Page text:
It hadn’t happened yet.

His friend was unhappy with the ambiguity and took it upon herself to resolve it.

So now, we have The Tall Daddy (his bio dad, who is well over six feet tall), and The Climbing Daddy (my husband, who is responsible for us all getting into rock climbing, including the friend).

 

 

Posted in meandering, storytelling

Conversations with homeless

In the span of a few days, I had conversations with two homeless people. (Well, I had a conversation and I overheard a conversation.)

I was waiting on the platform for the train. A woman who looked homeless decided to run across the street to get some water before the train came.

A man standing nearby started talking. He said he felt bad for her, that in addition to her homelessness, she had addiction issues, and that makes everything harder. And she’s a she, which makes everything harder.

He talked about how he’s homeless, and the steps he’s been taking to get himself housed. If things keep going the way they are, in another couple of weeks, he should be able to get a place to live. He was happy with what he’d been able to accomplish so far. He shared an idea he had that would legitimately make him some decent money … if he could save enough money to make the initial investment in the idea.

Later on the train, there were two people talking—a  man and a woman—though the man really more was giving prompts than participating. They were standing on opposite sides of a not-crowded train. I can’t call it eavesdropping, because I couldn’t not hear them.

While most of the conversation was about an actress and was moderately tedious to listen to, at one point she was talking about her living situation. She said she had been homeless off and on for the past ten years, and that she’s been in her current apartment for a year. She talked about how nice it was to have space where she could just lock the door and be alone.

I have celebrated anniversaries of many, many things, but “having a place to live for a year” has never been on the list. I take that for granted. Even in my barely-getting-by days, I never questioned whether I would have a place to live. Privilege.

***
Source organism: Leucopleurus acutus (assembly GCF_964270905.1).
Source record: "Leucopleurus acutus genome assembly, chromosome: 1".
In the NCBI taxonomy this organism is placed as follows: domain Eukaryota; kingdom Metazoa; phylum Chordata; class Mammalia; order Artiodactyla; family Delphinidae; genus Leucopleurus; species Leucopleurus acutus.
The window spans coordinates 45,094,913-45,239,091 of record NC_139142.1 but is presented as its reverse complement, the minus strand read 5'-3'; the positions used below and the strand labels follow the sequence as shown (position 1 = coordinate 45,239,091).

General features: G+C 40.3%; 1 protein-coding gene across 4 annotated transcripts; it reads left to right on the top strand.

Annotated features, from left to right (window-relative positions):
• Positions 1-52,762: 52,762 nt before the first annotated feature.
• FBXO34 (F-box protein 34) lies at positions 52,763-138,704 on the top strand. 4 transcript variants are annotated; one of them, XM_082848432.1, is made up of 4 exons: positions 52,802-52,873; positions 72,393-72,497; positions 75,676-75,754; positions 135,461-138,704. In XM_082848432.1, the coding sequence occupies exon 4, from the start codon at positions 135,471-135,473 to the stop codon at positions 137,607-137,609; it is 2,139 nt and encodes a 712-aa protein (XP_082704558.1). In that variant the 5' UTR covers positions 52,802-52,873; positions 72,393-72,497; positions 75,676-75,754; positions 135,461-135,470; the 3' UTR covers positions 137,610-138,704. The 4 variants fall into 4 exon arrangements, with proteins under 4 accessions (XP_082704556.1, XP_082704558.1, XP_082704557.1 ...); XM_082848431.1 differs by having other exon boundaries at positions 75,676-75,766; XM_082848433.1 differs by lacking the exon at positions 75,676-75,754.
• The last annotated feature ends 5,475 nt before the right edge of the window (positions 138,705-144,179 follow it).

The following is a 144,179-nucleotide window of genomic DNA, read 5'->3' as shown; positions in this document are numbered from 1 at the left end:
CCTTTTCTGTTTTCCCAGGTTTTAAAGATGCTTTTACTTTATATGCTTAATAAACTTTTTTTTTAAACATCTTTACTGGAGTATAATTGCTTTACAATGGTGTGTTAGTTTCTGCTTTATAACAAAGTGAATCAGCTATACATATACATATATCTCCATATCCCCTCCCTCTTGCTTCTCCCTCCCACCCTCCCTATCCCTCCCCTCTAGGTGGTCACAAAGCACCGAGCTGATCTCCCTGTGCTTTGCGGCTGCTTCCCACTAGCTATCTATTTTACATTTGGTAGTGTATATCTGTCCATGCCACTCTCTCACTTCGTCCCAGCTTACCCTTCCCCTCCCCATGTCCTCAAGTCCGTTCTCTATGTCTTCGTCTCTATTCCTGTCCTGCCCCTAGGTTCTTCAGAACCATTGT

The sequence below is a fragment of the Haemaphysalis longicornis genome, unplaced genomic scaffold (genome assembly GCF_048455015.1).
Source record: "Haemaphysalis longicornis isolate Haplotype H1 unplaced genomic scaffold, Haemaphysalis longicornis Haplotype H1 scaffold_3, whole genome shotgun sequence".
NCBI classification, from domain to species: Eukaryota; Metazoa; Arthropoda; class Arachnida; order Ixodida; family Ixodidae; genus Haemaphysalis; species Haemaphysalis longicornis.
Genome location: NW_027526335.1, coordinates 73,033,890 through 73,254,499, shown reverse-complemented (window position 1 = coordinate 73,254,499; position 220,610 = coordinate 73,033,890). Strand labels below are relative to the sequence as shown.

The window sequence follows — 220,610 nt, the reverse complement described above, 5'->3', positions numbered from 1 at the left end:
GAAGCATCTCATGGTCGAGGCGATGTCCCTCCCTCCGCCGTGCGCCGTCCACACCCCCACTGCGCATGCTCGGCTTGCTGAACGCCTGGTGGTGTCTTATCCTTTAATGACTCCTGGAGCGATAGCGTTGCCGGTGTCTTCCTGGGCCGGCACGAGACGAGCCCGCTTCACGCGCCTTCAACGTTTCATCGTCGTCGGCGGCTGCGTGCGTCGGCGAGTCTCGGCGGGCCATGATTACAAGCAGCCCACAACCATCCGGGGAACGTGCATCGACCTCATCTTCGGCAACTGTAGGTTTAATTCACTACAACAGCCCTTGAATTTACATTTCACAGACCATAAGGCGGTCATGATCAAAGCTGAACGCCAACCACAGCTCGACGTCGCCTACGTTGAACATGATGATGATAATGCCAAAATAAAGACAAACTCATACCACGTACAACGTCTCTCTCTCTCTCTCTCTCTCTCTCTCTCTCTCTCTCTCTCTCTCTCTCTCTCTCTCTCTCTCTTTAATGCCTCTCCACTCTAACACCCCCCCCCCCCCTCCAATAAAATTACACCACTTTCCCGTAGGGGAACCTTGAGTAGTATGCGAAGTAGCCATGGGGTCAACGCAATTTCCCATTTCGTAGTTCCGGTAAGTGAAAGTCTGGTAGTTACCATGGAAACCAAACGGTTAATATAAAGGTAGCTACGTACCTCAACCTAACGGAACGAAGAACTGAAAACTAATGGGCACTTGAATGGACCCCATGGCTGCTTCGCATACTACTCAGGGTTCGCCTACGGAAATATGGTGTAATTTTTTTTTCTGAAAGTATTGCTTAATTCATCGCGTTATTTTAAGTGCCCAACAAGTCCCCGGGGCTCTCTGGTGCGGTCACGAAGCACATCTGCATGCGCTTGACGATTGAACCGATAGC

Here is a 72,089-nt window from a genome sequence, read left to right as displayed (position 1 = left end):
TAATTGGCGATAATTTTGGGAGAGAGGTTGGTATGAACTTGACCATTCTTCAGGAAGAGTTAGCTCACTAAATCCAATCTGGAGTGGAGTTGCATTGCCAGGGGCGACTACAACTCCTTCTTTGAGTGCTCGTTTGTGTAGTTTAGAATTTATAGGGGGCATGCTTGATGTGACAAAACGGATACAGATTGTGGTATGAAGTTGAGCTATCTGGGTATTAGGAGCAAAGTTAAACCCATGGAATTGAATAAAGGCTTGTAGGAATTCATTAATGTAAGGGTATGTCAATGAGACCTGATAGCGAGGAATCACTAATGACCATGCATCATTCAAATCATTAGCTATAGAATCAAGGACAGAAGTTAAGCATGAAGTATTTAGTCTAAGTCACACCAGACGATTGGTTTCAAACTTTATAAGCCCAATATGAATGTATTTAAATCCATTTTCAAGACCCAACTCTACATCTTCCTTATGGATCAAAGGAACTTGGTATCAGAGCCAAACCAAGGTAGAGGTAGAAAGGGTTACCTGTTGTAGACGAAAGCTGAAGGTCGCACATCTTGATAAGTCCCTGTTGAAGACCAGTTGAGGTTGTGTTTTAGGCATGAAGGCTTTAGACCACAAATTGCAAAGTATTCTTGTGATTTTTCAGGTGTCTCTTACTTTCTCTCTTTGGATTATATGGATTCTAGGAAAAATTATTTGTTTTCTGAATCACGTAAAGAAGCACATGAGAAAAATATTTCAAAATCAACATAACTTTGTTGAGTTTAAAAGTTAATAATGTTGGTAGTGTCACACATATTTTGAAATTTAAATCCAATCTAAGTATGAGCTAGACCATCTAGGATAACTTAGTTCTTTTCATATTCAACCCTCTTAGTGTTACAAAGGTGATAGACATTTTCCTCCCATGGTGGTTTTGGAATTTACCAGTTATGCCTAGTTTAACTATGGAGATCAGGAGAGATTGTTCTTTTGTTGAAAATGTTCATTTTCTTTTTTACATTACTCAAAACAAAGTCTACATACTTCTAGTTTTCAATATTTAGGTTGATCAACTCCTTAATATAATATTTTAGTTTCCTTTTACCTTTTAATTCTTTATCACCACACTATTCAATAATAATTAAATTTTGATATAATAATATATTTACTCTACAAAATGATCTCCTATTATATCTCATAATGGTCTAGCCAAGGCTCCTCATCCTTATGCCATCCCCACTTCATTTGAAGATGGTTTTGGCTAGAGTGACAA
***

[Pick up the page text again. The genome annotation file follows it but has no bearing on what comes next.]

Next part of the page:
I had also never thought about the “space to be alone” aspect of homelessness. (Honestly, I haven’t thought about most of the logistics of homelessness.)

I have, for a long time, wanted to talk to homeless people and hear their story. See what they have to say. But it doesn’t feel safe. I mean, I’m sure that most of the people who look approachable are approachable. But those aren’t good enough odds for me right now. whether that’s just a knee-jerk purse-clutch reaction or is legit, I don’t know.

And if I was them and someone just wanted to hear my story out of curiosity, I’m not sure I’d want to tell it.

So I was grateful for these two interactions to give me a little bit of insight.

Posted in about me, storytelling, vulnerability

It’s my turn [deep breath]

“If you don’t do this, I’m going to tell your parents all the bad things you do when I’m here.” There weren’t really any bad things, but we were allowed to bend the rules when the babysitter was there, and as it was, I was the scape goat for the family’s ills…

So in 5th grade, I gave my first blowjob to our next door neighbor. I told no one. Who would I tell?

Years later, I realized what that white creamy stuff was. (He had come into a tissue.)

Years after that, I told my family. In a letter. My sister emailed and “screamed” at me. Why would I tell them that? I upset Mom and they have to deal with the fallout. (I was not living locally, which was true once I graduated college.) You’re being selfish. “He told me the same thing and I just said no.”

It’s your fault.

My freshman year of college, as a no-sex-until-marriage Catholic girl, I dated a guy who—as I learned much later—had the goal of breaking people of their Christianity. (He was Jewish.) Step one was sex, regardless of my clear boundaries that I didn’t want to have sex.

When I talked/cried about it later, he said, “You make it sound like I raped you.” But being the good don’t-make-waves girl that I was, I didn’t push that line. But yeah, that’s what you did.

I remember details of sex with him only two other times. Once, I was exhausted and told him no, I needed to sleep. He didn’t take no for an answer and then was irate that I fell asleep while he fucked me.

And the last time, he refused to take his shirt off. When I finally insisted, he was covered in hickies from the other woman he was sleeping with. He decided at that moment that she was better. They eventually got married and divorced.

We worked together at the campus newspaper. Everyone there (or everyone there who was vocal) thought I was insane for being so upset. I got notes in my mailbox (at the paper) saying “You’re a psycho.”